The critical bit for switching between the present value and the sum of the value of the future payments is (usually) the risk-free rate of interest over the period in question. Different structures have different formulas for switching between the two values, so let’s take a look at the formula for the present value of an annuity, which is what we’d call a setup like paying 7 gold per turn for 30 turns.
Using this funky little calculator, we can plug in the present value, 143 gold, the periodic payment, 7 gold, and the number of periods, 30 turns, and backsolve for the “rate per period”. In our case we get 2.683%.
We need to state precisely what this 2.683% figure means. In particular, it is the internal rate of return (IRR) of the annuity. It’s the number you get by assuming each future payment for this contract is to be discounted by the same risk-free rate of interest. The IRR wouldn’t be the same if each payment was 8 gold per turn, so it’s hard to use this figure to generalize. Moreover, risk-free rates can vary from year to year, so there’s no reason to expect that each payment would use the same rate!
So unfortunately, we can’t use this one calculation to say anything interesting about the term structure of interest rates facing Trajan of the Romans as he decides to finance some resource acquisition. In particular, we’d need to have the ability to vary the length of the annuity to see what the IRR would be for a 5-turn contract, or a 10- or 20-turn contract. With that kind of data, we could start to build a yield curve.
But from there, we start to get into thornier theoretical considerations. These are the rates we can recover from the contracts entered into between Trajan and Saladin, but who’s to say those couldn’t differ from the ones between Trajan and Victoria, or Trajan and Teddy Roosevelt, or Victoria and Teddy Roosevelt?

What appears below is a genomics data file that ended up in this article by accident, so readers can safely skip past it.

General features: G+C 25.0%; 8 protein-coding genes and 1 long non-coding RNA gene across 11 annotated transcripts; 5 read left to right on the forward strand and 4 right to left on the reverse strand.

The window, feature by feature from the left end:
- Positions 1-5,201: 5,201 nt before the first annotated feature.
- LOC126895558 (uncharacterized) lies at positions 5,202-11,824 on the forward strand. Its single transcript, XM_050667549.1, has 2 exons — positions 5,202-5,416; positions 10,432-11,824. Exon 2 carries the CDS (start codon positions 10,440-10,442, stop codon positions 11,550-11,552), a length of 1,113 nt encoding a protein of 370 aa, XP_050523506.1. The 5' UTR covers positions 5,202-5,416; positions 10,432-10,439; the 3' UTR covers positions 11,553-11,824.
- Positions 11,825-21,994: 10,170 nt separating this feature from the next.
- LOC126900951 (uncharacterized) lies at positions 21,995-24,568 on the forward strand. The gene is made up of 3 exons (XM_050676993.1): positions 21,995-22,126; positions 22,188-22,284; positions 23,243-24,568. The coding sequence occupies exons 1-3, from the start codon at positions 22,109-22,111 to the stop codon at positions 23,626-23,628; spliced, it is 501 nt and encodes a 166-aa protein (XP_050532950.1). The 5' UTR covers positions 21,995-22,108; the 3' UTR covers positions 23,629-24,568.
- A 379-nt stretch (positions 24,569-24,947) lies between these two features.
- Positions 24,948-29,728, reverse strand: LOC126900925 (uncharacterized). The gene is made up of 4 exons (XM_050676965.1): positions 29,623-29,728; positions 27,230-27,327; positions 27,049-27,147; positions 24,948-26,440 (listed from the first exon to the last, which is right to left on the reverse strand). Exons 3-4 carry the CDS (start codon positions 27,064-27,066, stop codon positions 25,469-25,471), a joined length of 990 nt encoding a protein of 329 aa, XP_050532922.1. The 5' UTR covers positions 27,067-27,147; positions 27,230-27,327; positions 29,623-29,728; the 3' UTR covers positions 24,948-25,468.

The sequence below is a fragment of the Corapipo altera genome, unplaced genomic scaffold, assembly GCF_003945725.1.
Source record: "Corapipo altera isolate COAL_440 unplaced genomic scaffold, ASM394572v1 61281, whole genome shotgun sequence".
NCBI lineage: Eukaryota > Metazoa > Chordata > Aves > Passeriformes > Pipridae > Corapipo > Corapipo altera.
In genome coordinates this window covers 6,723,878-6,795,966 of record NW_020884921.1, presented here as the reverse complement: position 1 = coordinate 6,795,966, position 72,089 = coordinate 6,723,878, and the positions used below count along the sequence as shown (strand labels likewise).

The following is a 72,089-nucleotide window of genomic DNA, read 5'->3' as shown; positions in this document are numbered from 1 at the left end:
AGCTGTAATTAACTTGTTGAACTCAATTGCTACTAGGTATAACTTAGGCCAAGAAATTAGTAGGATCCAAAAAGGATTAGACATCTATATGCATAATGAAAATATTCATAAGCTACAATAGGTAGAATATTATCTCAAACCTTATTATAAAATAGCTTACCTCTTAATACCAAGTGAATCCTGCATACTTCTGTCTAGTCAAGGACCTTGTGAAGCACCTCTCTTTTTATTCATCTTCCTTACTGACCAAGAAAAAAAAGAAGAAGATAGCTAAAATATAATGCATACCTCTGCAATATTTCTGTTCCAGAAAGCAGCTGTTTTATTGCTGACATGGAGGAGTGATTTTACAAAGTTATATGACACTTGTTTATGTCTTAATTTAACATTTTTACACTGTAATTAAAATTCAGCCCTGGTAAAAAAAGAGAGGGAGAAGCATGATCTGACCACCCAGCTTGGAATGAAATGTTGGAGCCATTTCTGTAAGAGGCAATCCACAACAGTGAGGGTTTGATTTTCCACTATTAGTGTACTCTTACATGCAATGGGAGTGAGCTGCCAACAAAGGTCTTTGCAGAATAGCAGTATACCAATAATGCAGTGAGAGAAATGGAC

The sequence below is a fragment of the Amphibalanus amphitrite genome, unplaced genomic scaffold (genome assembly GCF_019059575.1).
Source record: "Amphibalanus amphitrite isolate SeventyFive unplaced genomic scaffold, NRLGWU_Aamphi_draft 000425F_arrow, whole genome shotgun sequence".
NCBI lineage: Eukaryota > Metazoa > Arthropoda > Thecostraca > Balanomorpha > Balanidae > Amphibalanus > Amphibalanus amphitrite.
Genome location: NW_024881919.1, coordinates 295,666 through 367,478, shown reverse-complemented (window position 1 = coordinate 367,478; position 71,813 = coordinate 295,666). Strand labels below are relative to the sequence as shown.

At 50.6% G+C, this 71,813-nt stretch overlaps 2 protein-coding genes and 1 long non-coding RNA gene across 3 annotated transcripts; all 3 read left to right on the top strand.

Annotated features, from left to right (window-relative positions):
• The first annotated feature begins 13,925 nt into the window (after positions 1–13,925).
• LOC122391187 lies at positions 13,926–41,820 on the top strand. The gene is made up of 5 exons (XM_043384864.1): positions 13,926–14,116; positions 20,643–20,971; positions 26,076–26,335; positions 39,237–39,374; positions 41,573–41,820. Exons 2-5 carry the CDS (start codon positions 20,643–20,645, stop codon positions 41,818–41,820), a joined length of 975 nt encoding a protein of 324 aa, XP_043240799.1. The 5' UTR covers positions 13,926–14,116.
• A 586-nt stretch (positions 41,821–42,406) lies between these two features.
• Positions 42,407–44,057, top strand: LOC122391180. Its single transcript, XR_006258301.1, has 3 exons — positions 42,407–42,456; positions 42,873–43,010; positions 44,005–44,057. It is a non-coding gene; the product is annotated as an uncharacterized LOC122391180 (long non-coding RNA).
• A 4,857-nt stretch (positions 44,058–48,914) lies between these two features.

Moreover, we know that this is the rate faced by Trajan early in the game, when neither of the two economies are very strong or advanced. Who’s to say those rates wouldn’t vary throughout the game? Or vary with strength of diplomatic relationship, or with level of technology achieved, or vary with difficulty level?
At any rate, I’m glad to see that even in 5000 BC, Trajan and his advisors have a solid grasp for the principles of banking, lending, and money markets. Hopefully Civilization VII will allow players to earn interest on excess reserves at their central bank.
About a decade ago, when I was 15, I spent the months of June, July, and August holed up in my basement bedroom playing video games. This experience was not atypical of my adolescent summers. Nor was it entirely spurred by a cliché cloistered pubescence; I consider it rather more like an evolutionary adaptation, a means of fleeing the soaking highs of Maryland in June for subterranean comfort. I played a lot of good games then, none less so than Hideo Kojima’s Metal Gear Solid 2.
I remember the night I ran the game to its heady conclusion – a night that ended late, as protagonist Raiden dealt with the third act’s winding changes in perspective. In short order, the game exposes Raiden’s trusty handlers to be unreal, unreliable AI-generated characters. It pulls back the curtain to reveal the conspiratorial, Truman Show-esque backdrop of the game’s setting, the oil rig known as the Big Shell. In truth, Raiden’s – and the player’s – mission to stop a group of hijackers has all been an exercise designed by shadowy government forces to test Raiden’s skills and form him in the mold of Solid Snake, the player-character in Metal Gear Solid.
This design is abandoned when Solidus, the game’s villain, goes rogue and destroys the Big Shell. From there, the game speeds its way towards a dramatic fistfight between Raiden and Solidus atop Federal Hall in Manhattan, interspersing along the way mixed media digressions on the nature of the digital age, of information flow and control, of the nature of memes. Learned minds who care about this sort of thing have set firmly in stone the artistic value of MGS2, most of which is on display in this finale: the Brechtian breaking of the fourth wall, the ensnaring metanarrativity of how MGS2 sets itself among the rest of its series’ canon, the particular novelty of the ludic, mechanical experience of postmodern narrative.